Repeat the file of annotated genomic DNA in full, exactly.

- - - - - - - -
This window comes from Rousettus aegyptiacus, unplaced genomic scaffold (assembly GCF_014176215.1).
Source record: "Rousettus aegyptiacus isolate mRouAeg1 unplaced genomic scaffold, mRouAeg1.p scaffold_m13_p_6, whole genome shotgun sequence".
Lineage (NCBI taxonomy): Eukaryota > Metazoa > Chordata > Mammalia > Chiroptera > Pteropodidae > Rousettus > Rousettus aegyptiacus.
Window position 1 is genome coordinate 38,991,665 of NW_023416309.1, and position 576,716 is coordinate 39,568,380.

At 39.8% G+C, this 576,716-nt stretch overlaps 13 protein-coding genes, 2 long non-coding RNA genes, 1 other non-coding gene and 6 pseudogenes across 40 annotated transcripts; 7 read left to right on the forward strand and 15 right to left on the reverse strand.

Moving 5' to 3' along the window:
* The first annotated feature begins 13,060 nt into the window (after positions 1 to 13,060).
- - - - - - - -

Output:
This window comes from Rousettus aegyptiacus, unplaced genomic scaffold (assembly GCF_014176215.1).
Source record: "Rousettus aegyptiacus isolate mRouAeg1 unplaced genomic scaffold, mRouAeg1.p scaffold_m13_p_6, whole genome shotgun sequence".
Lineage (NCBI taxonomy): Eukaryota > Metazoa > Chordata > Mammalia > Chiroptera > Pteropodidae > Rousettus > Rousettus aegyptiacus.
Window position 1 is genome coordinate 38,991,665 of NW_023416309.1, and position 576,716 is coordinate 39,568,380.

At 39.8% G+C, this 576,716-nt stretch overlaps 13 protein-coding genes, 2 long non-coding RNA genes, 1 other non-coding gene and 6 pseudogenes across 40 annotated transcripts; 7 read left to right on the forward strand and 15 right to left on the reverse strand.

Moving 5' to 3' along the window:
* The first annotated feature begins 13,060 nt into the window (after positions 1 to 13,060).